E(0)(r,φ)=A0exp(r2w2)exp[i2mπ(φ2π)n],
where A0 and w refer, respectively, to the characteristic amplitude and waist width of the incident beam, n denotes the power order of the beam, φ denotes the azimuth angle with m being the topological charge of the PEPV beam. In the case of n=1, the PEPV beam reduces to the traditional canonical vortex beam. For the sake of convenience, A0 equals to 1.

In the situation of the paraxial approximation, the electric field in the transverse plane z=const>0 through an ABCD paraxial optical system can be studied with the help of the generalized Collins formula [19, 20]

E(ρ,θ,z)=ik2πB002πE(0)(r,φ)exp{ik2B[Ar22rρcos(θφ)+Dρ2]}rdrdφ,
where A, B, C and D denote the elements of the transfer matrix of the optical system, and k is the wave number. In addition, the phase term exp(ikL0) has been omitted in Eq. (2).

On substituting from Eq. (1) into Eq. (2), it follows that

E(ρ,θ,z)=ik2πBexp(ikDρ22B)002πexp(r2w2)exp(ikAr22B)×exp[ikρrBcos(θφ)]exp[i2mπ(φ2π)n]rdrdφ.

And using the following formulas [21]

exp[ikrρBcos(φθ)]=h=ihJh(krρB)exp[ih(φθ)],Jl(x)=(1)lJl(x),Jl(x)=p=0(1)p1p!Γ(l+p+1)(x2)l+2p,Γ(x)=0exp(t)tx1dt,exp(sxn)=j=0sjxnjj!,
where Jl(.) represents the lth integer order Bessel function of the first kind, and Γ(x) is the Gamma function.

On substituting from Eq. (4) into Eq. (3) and taking the integrations, one obtains the final analytical expression of the electric field in the output plane as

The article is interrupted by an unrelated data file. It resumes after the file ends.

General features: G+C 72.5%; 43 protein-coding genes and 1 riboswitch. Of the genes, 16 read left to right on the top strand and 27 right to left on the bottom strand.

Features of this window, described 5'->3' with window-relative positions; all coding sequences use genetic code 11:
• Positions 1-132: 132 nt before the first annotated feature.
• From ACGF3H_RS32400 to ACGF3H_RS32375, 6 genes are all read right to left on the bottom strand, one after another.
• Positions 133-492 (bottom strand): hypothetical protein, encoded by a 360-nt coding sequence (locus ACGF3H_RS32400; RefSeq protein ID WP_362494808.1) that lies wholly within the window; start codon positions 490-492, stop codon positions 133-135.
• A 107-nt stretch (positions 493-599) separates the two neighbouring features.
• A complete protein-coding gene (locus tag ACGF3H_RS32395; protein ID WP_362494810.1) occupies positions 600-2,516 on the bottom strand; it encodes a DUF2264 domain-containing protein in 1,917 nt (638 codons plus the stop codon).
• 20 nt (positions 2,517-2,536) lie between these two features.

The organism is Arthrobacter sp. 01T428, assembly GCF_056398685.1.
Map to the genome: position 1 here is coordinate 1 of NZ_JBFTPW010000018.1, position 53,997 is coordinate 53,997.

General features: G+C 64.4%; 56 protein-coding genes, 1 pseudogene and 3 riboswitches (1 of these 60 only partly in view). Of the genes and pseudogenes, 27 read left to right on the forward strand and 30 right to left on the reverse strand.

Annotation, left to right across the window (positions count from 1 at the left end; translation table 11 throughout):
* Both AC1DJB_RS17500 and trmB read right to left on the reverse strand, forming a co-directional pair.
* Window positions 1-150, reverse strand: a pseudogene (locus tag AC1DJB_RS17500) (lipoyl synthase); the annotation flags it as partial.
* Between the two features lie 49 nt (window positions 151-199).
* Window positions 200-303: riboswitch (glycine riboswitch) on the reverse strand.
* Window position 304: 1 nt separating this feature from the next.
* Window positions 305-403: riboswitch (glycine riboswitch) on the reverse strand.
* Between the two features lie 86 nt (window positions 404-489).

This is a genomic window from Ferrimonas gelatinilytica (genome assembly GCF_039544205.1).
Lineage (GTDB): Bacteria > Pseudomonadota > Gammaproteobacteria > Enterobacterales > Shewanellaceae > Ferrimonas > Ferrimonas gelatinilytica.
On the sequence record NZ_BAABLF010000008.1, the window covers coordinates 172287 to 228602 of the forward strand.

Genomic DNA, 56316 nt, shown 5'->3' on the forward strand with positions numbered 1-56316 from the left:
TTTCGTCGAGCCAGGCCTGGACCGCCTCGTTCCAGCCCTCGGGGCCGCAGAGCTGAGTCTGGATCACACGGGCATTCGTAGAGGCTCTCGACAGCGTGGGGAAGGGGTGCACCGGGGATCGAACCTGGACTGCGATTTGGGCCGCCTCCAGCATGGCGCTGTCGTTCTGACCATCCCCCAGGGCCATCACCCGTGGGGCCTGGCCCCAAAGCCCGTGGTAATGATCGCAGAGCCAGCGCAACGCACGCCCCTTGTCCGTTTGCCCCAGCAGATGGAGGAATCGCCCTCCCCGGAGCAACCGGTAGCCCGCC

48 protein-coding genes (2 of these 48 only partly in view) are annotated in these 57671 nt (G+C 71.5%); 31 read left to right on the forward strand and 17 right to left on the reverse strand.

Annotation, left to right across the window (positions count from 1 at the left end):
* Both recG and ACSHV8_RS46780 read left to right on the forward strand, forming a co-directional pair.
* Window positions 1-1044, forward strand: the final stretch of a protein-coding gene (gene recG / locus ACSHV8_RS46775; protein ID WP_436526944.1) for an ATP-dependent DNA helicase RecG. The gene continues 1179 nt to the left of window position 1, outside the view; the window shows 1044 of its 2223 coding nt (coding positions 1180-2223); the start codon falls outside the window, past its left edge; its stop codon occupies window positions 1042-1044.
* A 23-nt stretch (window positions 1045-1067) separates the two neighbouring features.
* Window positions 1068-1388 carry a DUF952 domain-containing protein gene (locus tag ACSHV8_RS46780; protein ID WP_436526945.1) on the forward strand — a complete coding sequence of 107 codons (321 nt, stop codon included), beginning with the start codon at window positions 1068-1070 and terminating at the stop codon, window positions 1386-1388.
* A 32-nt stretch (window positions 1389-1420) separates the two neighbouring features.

E(ρ,θ,z)=(i2λBR)exp(ikD2Bρ2){exp(k2ρ24B2R)M0+l=1[p=0Γ(p+l/2+1)p!Γ(p+l+1)(k2ρ24B2R)p+l/2]×[exp(ilθ)Ml+exp(ilθ)Ml]},
where R=ikA2B+1w2, and

Ml=02πexp{i[2πm(φ2π)n+lφ]}dφ={j=0h=0ij+hmjlh(2π)j+h+1j!h!(nj+h+1),l0,j=0ijmj(2π)j+1j!(nj+1),l=0.

The expression of the intensity of the PEPV beam is given by

I(ρ,θ,z)=E*(ρ,θ,z)E(ρ,θ,z).

3. Experimental generation and propagation properties of the PEPV beam through free space and a focusing system

Since transforming a laser beam into an arbitrary complex field could be done by means of phase modulation of SLM, which is a versatile and convenient way for modulating optical field, we use this method for generating a typical PEPV beam and carry out experimental study of its intensity properties to verify the theoretical results. The experimental setup for generating the PEPV beam and measuring its optical intensity under the situations of propagating through free space and a focused system is shown in Fig. 1. A straightforward way for producing the PEPV beam is to impose a power-exponent phase into a Gaussian beam, in such a way as to modulate the complex field and optical intensity distribution. In our scheme, the reflective phase SLM is controlled by a personal computer (PC1), which is used to input the holograph into the SLM, and is illuminated by a linearly polarized He-Ne laser beam with λ=633nm. In addition, the beam is conditioned by a beam expander, and the waist width of the beam is set to be 1mm. The beam reflected by the SLM is regarded as the PEPV beam source. Then the intensity of the beam is detected by a charge-coupled device (CCD) after propagating through the distance z. In order to study its focusing properties, a thin lens with focal length f=300mm is seated before the CCD, which is located at the focal plane. A personal computer (PC2) connects the CCD, which is used to measure the corresponding intensity. The separation between the SLM and the thin lens is s. To avoid the reflection of the SLM, we select the first-order diffraction of the beam from the SLM. The patterns of the holograph for generating the PEPV beam of different power orders and topological charges are displayed in Fig. 2.